Community spirit is encouraged during break and lunch times, with older students role-modelling acceptable behaviours and developing areas of responsibility in the school. Students are regularly taught the importance of their actions and the impact those actions have on others in the school community.

Students are taught right from wrong in respect to civil and criminal law of an age-appropriate nature (relevant to ability of understanding) during SMSC lessons, and are encouraged to develop responsibility within the school during communal activities.

The students also develop an appreciation of their own culture and those of others through curricula activities within school, as well as in the community.

Key Stages 1-3

The Quest School caters for pupils across a wide range of academic ability. The curriculum, across the ability range, is designed to meet the specific needs of the learner group, with a particular focus on:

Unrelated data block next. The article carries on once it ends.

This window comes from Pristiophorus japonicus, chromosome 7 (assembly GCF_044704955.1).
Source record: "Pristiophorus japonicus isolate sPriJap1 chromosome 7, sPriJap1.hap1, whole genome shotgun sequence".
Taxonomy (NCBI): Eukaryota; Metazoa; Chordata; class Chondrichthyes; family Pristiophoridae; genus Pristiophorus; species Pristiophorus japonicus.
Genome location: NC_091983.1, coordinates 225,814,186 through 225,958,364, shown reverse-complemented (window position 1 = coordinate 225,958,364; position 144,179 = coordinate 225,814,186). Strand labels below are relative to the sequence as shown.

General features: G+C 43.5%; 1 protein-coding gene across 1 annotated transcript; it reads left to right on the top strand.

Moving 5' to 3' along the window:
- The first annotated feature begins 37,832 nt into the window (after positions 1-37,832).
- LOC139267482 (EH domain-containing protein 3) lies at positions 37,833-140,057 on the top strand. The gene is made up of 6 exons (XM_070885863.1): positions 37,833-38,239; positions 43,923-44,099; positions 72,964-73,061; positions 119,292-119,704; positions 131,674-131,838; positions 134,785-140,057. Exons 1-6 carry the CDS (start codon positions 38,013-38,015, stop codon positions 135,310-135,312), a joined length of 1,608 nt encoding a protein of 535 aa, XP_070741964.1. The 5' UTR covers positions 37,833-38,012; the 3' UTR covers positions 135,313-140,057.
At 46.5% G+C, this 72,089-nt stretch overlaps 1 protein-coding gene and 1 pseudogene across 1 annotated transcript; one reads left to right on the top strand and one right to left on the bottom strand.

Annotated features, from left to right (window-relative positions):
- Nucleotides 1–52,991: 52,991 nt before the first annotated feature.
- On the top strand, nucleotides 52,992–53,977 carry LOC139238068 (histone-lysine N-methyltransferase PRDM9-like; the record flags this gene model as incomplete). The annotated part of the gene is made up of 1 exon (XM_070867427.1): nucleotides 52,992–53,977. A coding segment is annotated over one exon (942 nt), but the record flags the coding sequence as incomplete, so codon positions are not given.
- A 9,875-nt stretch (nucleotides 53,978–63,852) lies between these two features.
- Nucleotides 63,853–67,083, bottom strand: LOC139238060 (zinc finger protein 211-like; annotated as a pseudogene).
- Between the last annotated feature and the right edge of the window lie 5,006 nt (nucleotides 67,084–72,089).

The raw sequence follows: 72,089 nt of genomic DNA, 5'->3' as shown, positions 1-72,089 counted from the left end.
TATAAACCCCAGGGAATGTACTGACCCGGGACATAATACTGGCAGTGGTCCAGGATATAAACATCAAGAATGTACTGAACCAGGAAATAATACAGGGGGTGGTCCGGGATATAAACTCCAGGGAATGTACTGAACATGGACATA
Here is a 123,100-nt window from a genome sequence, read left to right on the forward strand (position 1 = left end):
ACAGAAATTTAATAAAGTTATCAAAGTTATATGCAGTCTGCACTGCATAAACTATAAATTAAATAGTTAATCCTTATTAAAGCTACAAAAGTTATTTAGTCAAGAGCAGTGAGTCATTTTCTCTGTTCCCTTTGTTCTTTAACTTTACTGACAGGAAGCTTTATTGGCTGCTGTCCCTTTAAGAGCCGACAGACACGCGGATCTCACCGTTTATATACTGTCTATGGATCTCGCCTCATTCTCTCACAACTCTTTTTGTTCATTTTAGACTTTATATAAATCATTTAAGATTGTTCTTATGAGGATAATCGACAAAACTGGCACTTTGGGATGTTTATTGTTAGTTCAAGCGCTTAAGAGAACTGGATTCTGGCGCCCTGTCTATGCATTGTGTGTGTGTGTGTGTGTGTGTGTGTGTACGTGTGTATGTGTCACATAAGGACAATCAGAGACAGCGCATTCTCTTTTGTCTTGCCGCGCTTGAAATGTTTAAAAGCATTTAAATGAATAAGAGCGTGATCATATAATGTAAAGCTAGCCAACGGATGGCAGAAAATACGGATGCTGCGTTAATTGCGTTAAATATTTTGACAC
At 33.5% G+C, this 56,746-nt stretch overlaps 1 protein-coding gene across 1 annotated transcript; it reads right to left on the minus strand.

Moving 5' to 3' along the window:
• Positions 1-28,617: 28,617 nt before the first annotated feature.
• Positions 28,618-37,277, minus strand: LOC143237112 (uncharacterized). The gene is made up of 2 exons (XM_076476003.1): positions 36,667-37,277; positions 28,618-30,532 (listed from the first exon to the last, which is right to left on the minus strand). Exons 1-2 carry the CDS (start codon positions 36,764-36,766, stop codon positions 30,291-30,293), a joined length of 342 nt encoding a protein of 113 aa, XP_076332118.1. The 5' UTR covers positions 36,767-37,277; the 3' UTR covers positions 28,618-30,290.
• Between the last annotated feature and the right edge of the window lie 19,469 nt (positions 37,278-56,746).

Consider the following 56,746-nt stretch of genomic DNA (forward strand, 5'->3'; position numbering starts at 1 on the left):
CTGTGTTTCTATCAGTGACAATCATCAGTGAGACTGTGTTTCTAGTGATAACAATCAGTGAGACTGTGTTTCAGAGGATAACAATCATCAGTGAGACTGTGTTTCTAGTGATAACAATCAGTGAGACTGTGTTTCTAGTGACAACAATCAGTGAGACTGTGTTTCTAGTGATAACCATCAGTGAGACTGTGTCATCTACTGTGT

Academic & Independent Learning,

Language and Communication,

Personal, Social & Emotional Education

Where pupils are able to access the National Curriculum at an age appropriate level, they follow National Framework for English, Maths, Science & ICT, and National Curriculum programmes of study across the remainder of the curriculum. Social and Communication skills are addressed in a number of ways, including pupils’ individual behaviour targets and programmes such as the Social Use of Language programme (SULP).

For pupils with additional learning needs (typically pupils working within P Levels), curriculum delivery is of a ‘small steps’ approach. Pupils have individualised and continually adapted learning programmes. Much of this learning takes place in a one to one setting. However, pupils also work within groups, to develop such skills as listening to each other, taking turns and sharing. These pupils follow differentiated programmes of study across the remainder of the curriculum.

Key Stage 4

Students in KS4 may either follow courses at mainstream academic level, or be working on Programmes of Study at P levels.